For people who love working with their hands, starting a contractor business is often a great career option. Typically, this is done after working as a laborer for existing contractors, but not always. Especially with certain trades like plumbing, being a sole proprietor is common. With that in mind, what steps should be taken when starting a new contracting business? These tips will help you build a business that lasts. You might even be able to pass it onto the next generation.
1. Include Best Practices in Your Business Strategy
To ensure long-term viability, you should build best practices into your business plan. For instance, the modern construction business is increasingly focused on technology. Pouring concrete and framing buildings hasn’t changed much in recent decades, but computerization and automation have. Besides technology, commit to using best practices in employment, safety, and compliance.
Using best practices is important for two reasons. First, it keeps you out of trouble with the IRS, labor law, and local authorities. When you have liability insurance, unemployment coverage, and current payroll records, you’re less likely to get fined. Second, it helps facilitate growth. When your business runs efficiently and profitably, there is more money available to expand. Over time, cutting corners often backfires.
2. Self-Audit Regularly
Furthering best practices and a compliance culture takes work. Besides reviewing insurance coverage and tax rates every year, you should make a regular habit of self-audit. Especially in construction, it is easy to run afoul of legal requirements such as the proper classification of workers and current permitting rules.
However, this isn’t the only thing you should audit. Industry-specific best practices change over time. For instance, costing has become easier than ever, thanks to specialized programs. If your business is falling behind in these areas, your profitability and expansion opportunities can shrink.
3. Market Yourself As a Go-to Contractor
Like all businesses, contractors face competition. Even large contractors and experienced firms sometimes must elbow each other for jobs. As a newcomer to the local market, you will have to shout to be heard. This makes meeting competition more challenging.
Fortunately, you can meet this challenge with good marketing. When planning your business, and on an ongoing basis, you should look around to determine what works best. Startups often use online media to spread the word, while more established firms can sometimes afford television.
Besides choosing the right marketing methods, it is important to be unique. Every successful business has a clientele that it works best with. From the beginning, effective branding and outreach will help the right people find you. Otherwise, you risk getting lost in the crowd.
4. Focus on Customer Service
Whether you run a commercial or residential construction business, customer service is important. Few things annoy customers more than calling a contractor again and again without talking to someone. When first starting out, you probably cannot afford a receptionist, but make sure and return phone calls. Encourage people to leave voicemail messages, and don’t hesitate to make them yourself if the customer doesn’t answer the phone. Doing this will ensure that customers see you as an involved business owner. Finally, take customer feedback seriously. If you get a complaint about employees, take responsibility, and make it right. People remember customer service done right.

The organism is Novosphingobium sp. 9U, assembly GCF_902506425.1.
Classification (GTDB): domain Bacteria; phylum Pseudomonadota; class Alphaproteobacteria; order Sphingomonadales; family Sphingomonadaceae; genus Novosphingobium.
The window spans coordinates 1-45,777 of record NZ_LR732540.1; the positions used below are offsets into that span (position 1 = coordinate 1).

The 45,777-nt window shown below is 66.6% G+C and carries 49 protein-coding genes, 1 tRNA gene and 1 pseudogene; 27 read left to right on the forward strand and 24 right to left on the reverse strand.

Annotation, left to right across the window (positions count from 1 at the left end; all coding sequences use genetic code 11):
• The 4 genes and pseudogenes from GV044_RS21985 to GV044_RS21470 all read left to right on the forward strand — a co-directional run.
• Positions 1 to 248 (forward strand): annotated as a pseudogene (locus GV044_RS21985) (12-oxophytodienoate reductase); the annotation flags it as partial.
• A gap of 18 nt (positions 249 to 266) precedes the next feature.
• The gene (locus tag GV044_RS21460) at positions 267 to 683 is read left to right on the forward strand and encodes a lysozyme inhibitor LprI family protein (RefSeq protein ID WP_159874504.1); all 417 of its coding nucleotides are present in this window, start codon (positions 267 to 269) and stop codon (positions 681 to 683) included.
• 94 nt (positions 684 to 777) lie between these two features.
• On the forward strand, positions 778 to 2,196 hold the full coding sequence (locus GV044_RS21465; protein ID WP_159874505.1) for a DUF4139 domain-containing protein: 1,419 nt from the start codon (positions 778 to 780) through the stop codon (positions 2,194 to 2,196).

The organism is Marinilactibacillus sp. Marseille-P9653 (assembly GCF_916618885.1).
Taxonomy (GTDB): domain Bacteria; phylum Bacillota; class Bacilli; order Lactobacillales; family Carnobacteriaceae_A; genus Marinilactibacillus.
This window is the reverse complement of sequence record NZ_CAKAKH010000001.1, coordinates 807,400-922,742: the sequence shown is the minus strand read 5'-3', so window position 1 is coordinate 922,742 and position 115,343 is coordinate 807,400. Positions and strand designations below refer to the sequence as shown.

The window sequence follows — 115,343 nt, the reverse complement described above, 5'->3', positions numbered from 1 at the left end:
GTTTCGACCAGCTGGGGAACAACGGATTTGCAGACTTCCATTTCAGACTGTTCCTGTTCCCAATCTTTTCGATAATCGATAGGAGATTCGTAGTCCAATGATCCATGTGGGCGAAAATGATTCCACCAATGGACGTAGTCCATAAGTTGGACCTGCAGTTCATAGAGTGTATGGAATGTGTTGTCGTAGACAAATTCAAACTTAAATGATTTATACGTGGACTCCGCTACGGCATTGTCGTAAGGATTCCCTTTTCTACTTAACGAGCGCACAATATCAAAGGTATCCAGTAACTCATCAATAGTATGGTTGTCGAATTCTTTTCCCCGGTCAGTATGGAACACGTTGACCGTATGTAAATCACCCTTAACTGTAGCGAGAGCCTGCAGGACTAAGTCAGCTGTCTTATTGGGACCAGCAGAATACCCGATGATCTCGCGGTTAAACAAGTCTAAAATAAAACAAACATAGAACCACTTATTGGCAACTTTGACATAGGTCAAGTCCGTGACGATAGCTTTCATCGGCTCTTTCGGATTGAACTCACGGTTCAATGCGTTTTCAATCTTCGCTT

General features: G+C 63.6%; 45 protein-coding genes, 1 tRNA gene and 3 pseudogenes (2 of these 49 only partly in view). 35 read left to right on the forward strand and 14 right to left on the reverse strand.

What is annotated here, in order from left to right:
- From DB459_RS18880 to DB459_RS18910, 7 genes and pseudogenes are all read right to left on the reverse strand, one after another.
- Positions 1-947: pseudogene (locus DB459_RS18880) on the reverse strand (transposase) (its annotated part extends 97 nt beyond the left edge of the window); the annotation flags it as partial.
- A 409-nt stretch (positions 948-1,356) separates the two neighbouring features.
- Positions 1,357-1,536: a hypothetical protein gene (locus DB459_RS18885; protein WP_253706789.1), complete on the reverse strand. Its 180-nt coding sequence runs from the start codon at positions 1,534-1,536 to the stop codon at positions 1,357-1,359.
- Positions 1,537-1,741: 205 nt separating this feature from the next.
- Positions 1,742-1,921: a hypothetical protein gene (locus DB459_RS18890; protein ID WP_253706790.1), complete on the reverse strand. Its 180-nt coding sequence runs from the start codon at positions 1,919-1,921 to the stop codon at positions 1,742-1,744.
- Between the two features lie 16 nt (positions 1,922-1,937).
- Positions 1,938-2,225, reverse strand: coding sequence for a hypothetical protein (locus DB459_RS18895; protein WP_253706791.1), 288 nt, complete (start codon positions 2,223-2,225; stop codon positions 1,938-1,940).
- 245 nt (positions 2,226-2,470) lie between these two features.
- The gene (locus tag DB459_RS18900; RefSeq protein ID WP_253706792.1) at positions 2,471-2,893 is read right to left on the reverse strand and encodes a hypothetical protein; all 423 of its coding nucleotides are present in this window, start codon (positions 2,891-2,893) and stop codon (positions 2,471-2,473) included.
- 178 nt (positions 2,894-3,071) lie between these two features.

5. Be Aware of Finances
As much as you enjoy construction itself, you are running a business that needs to make money. For that reason, you should always be intimately aware of company finances. Bookkeeping services are a convenience, but you are the boss and responsible for all kinds of decisions. Therefore, always get regular accounting reports.
Reports should include more than the bank balance. Details such as project-specific costing accounts receivable and payable and tax liabilities help guide decisions. By analyzing business finances, you can find out what areas of your business make money and which ones are unprofitable. Over time, these can help you adjust your strategy for business growth.
6. Ask For Help If You Need It
Even the best businesses don’t grow in a vacuum, so be sure to reach out when you need help. Help can include financial support, expert guidance, or even mentoring. From a financial standpoint, be sure to have a banker and investors that you can count on. Other contractors and the local Chamber of Commerce can help give advice when you need to subcontract for special services.
Finally, consider getting a mentor (or two). Mentors come in many forms, but you should always consider finding one that is familiar with the construction business. One idea is to find a retired contractor who successfully ran his business for many years. While they might not be the best source for current trends, they have a lot to teach about negotiating contracts, dealing with customer complaints, and picking the perfect employee. An active, more experienced fellow contractor can also be a great resource.
7. Interview Potential Employees for Work Readiness and Compatibility
Part of being a contractor is becoming an employer. This means that you will onboard and take responsibility for people who help you build the business. While it is tempting to use a staffing agency, you should think twice about letting them just send over able bodies. Employees might have a history of violence, bad attitudes, or be poor workers. Talking to them personally helps weed out the wrong kind of people.
When interviewing employees, look for someone who shares your values. This means a willingness to work hard, to do everything correctly, and to treat customers well. Nothing is worse than telling an angry customer, “sorry, but I’m not responsible for an agency employee.” Therefore, find employees who are competent, love to learn new things, and repay loyalty with loyalty. Chances are you’ll keep them longer.